Tanni Grey-Thompson is well-known in the UK and to those who follow the paralympics. Some of her biography is excerpted from the wikipedia entry on her below, for the benefit of readers outside of the UK who don’t follow athletic competitions:
Dame Carys Davina “Tanni” Grey-Thompson, Baroness Grey-Thompson, DBE (born 26 July 1969) is a Welsh former wheelchair racer and is a parliamentarian and television presenter. She was born in Cardiff, Wales.
Grey-Thompson was born with spina bifida and uses a wheelchair. She is considered to be one of the most successful disabled athletes in the UK. She graduated from Loughborough University in 1991 with a BA (Hons) degree in Politics and Social Administration.
Grey-Thompson is a non-executive director for UK Athletics (2007), sits on the board of the London Marathon (2007) and the board of Transport for London (2008). She is Chair of the Women’s Sports and Fitness Foundation Commission on the Future of Women’s Sport.
Grey-Thompson is patron of numerous charities including Sportsleaders UK and is a trustee of V, the charity that helps young people become volunteers. She is Vice-Chairman of the Laureus World Sport Academy and a trustee of the Sport for Good Foundation.
On 23 March 2010, Grey-Thompson was created a Life Peer on the recommendation of the House of Lords Appointments Commission (HOLAC). Despite previously suggesting a desire for a title with a Welsh connection, her title was conferred as Baroness Grey-Thompson, of Eaglescliffe in the County of Durham on 23 March 2010. Grey-Thompson was introduced in the House of Lords on 29 March, swearing the oath of allegiance in both English and Welsh and sits as a crossbencher.
On Monday, September 23, The Times published an essay by Grey-Thompson titled “Assisted suicide: a chilling prospect for disabled people.” Below is a slightly different version of the essay, shared here with the author’s permission.
Stephen Hawking has expressed the view, in the course of a BBC interview, that people “who have a terminal illness and are in great pain should have the right to choose to end their own life”. They do, of course, have that right now: ending your own life isn’t a criminal offence. What Professor Hawking means, presumably, is that the law should be changed to legalise what is being euphemistically called ‘assisted dying’ – or, to put it another way, that doctors should be licensed to supply lethal drugs to terminally ill people to help them commit suicide.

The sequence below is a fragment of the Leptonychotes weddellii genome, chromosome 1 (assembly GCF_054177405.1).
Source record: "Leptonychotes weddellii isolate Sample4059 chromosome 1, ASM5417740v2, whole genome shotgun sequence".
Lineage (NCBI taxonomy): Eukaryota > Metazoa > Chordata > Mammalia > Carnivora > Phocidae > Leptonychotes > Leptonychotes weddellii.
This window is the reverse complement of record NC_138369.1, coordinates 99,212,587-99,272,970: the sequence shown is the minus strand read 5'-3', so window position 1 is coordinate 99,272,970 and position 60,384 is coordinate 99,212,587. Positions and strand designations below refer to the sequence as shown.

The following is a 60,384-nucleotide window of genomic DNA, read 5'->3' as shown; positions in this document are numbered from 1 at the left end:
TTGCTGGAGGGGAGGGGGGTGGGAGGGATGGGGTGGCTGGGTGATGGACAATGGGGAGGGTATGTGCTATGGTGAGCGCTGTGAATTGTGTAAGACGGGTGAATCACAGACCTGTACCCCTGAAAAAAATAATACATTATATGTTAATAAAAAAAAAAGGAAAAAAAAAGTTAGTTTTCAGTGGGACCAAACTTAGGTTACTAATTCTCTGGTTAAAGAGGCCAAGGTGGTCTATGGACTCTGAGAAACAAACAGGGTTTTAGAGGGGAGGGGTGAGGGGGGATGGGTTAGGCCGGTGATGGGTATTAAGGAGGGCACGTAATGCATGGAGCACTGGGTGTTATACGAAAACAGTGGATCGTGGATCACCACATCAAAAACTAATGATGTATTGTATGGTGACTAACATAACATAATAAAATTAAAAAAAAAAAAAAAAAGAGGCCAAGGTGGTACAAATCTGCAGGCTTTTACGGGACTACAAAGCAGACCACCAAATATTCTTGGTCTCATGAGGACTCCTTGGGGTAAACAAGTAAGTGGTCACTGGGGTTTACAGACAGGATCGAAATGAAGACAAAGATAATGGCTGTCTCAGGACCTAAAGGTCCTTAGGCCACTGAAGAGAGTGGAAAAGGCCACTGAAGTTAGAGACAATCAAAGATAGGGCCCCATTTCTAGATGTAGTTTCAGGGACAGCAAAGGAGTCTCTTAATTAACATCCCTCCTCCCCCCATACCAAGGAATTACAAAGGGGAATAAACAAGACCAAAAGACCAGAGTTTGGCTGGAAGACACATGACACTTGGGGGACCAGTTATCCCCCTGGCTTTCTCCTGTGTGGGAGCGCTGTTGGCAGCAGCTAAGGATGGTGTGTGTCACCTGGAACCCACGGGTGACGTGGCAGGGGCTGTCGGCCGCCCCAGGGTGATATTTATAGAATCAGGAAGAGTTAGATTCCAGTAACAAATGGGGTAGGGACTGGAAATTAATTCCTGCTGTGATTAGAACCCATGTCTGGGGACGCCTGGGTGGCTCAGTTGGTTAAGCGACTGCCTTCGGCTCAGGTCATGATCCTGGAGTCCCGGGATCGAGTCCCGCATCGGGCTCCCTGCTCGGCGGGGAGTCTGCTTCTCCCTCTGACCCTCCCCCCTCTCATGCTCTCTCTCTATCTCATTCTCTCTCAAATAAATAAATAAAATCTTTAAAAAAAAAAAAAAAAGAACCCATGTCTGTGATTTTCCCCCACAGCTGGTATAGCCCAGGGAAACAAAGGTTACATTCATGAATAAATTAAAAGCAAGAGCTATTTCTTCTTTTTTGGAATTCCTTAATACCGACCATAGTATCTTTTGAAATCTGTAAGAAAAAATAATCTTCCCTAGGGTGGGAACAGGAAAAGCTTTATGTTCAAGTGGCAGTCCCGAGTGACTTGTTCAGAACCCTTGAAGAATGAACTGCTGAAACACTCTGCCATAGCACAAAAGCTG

There is, in fact, a Private Member’s bill, in the name of Lord Falconer, before the House of Lords at this moment proposing just that. Professor Hawking believes that “there must be safeguards that the person concerned genuinely wants to end their life and they are not being pressurised into it”. This is a fair enough caution to sound. What is remarkable, however, is that Lord Falconer’s ‘assisted dying’ bill does not contain any specific safeguards to ensure that these and other conditions are met.
Professor Hawking states that “human beings should not be allowed to suffer any more than animals”. This is a well-worn argument of the euthanasia lobby – that we put down suffering animals out of kindness, so why don’t we do the same for humans? But what those who use this argument seem to overlook is that people don’t always take their pets to be put down out of compassion: they sometimes do so because they are a nuisance or because they are proving expensive to treat or to feed. Is that the sort of society we want to see?
Those of us with disabilities are all too familiar with the view that many in society take of us – that they wouldn’t want to live with our limitations and that our lives are less worth living than the lives of others. I myself have encountered such attitudes: I have been told that ‘people like me’ do ‘a good job’, I have had it put to me by a medic that I should not have children and I have even been patted on the head by a colleague. The Paralympics, in which I have had the opportunity to participate, is sadly an all too rare occasion in which people with disabilities are valued.
Legalising ‘assisted dying’ for terminally ill people illness reinforces prejudices about people with disabilities. Terminal illness and physical disability aren’t, of course, the same thing – many people with disabilities aren’t terminally ill. But terminal illness can often bring with it disability of one kind or another and it’s not a big step in popular perceptions to see the two as in some way linked.
That’s why the majority of people with disabilities, including me, are afraid of a law that would offer a lesser standard of protection to seriously ill people than to others. Anyone who is inclined to discount such fears should read the report of Lord Falconer’s self-styled ‘commission on assisted dying’: it is on the recommendations of this unofficial and self-appointed group that his Private Member’s bill rests. Their report recommends that physician-assisted suicide should not be offered to people with disabilities who are not terminally ill “at this point in time“. It is those italicised words that send a chill down the spine of many people with physical disabilities. Lord Falconer’s ‘assisted dying’ bill may be well-intended. But it risks becoming a law to cater for the strong rather than to protect the weak.